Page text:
117. Dr C's operation note does not feature any comment regarding the proximity of the bowel to the adhesions around the ovary, or whether the bowel was specifically checked for damage after repairing the bladder. 

118. Dr C told HDC:

"Upon entry into the umbilical trocar I looked circumferentially around the site and saw no injury; also while reviewing the notes it became apparent that I had placed a 5mm scope in one of the lower abdominal trocar ports to place the ovary in an endocatch bag  and viewed the bag at the umbilical port which would be a second check of the entry trocar site. The ovary was removed with the cyst not ruptured within the patient. There was a cystotomy [bladder injury] recognised and a urologist, [Dr F], was called in to repair this which he did laparoscopically."

119. SDHB told HDC:

"[Dr C] … looked around for signs of malignancy and described in detail in the operation report, all the adhesions found which demonstrate that the abdominal cavity was checked. In his notes [Dr C] described placing the ovary unruptured in an endocatch bag and then drained it into the bag so that the ovary was able to be removed. The ovary, once in the bag, never again touched the patient. The ovary was suspected to be benign so no pelvic washings were done for cytology examination. [Dr C] is clear that this was diagnostic surgery not cancer surgery …".

120. Dr C told HDC that he placed the endocatch bag through the umbilical port, which would have been a double check of the umbilical port site in addition to the circumferential look upon the 10mm port placement. However, he did not document this. 

Bowel injury

121. Ms A suffered a bowel injury during the surgery, which was not discovered at that time. 

122. Dr F's clinic letter of 8 May 2013  stated the following about the surgery:

"[The surgery] resulted in a recognised bladder injury at the time of the surgery which was repaired laparoscopically. Unfortunately what wasn't recognised [at the time] was the fact that the camera port had gone in and out through the sigmoid colon  on the way into the peritoneal cavity …".

123. Dr C told HDC that after removal of the ovary he checked and inspected the area and recognised the bladder injury but did not see any bowel injury. He said that he did not believe the bowel injury was a trocar injury because: the injury location in the sigmoid colon/rectum is not beneath or near the umbilicus; he used dilating trocars and it is difficult to perforate bowel with this type of trocar; and the ovary was located over the injured area of bowel and would have prevented the injury from trocar insertion.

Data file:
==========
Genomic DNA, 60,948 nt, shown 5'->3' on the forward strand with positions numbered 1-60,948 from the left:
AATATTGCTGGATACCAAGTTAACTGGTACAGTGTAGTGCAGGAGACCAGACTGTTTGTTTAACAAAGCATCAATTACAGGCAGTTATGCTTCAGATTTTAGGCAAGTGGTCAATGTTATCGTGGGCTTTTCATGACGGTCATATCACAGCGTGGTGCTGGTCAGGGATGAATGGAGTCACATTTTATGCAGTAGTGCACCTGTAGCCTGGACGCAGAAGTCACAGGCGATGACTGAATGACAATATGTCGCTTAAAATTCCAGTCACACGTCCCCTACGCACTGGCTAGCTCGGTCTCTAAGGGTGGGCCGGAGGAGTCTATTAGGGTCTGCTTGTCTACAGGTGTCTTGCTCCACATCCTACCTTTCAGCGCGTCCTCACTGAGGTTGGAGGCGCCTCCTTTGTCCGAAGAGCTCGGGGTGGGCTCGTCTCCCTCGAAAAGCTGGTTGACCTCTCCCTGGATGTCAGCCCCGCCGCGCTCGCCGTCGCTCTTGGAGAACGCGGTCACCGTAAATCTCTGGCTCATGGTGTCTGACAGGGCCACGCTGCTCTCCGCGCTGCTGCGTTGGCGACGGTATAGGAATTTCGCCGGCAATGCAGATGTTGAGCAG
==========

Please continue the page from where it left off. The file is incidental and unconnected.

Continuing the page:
124. Dr C felt that there may have been a thermal injury that ruptured later, or perhaps a weakened area where the dissection had taken place that ruptured. He also felt that a ruptured diverticulum was a possibility. 

125. Dr C later told ACC that thermal injury was caused by the LigaSure device  (the only cautery device used during the surgery). He said that there were two sites of cautery use and, due to the location of the bowel injury, it was most likely that the bowel injury occurred during its use in transecting a thick adhesive band holding the ovary to the anterior wall of the abdominal cavity.

126. Dr C stated to ACC: 

"At the time of surgery the bowel injury would not have been detectable because the burned area would appear normal and only later would it break down and rupture. The bladder which was in an unusual position had a visible injury because the thick adhesive band contained a sliver of bladder within it and the cystotomy was detected as soon as the ovary was released from this tether … The ovary, at the time of injury of the bowel, was totally free from any adhesions to the bowel; and the bowel was thought to be clear when the adhesive band between the ovary and the bladder was transected. The bowel injury was totally unanticipated and unusual, being caused by heat from the ligasure."

Identification of bowel injury

127. SDHB was of the view that a theory that bowel injury occurred at the time of trocar placement is reasonable considering that 50% of complications with laparoscopic surgery occur at the time of trocar placement. Dr C's techniques as described to Dr E were appropriate with trocars placed under direct visualisation using dilating trocars, and Dr C appropriately described circumferentially reviewing the umbilicus after placement of the sub-umbilical port.

128. SDHB acknowledged that another theory is that faecal peritonitis  occurred due to a perforated diverticulum (as Ms A had endured diverticulitis earlier). Some aspects of the surgery are a risk factor for perforation. 

129. As stated by SDHB, in Dr E's view: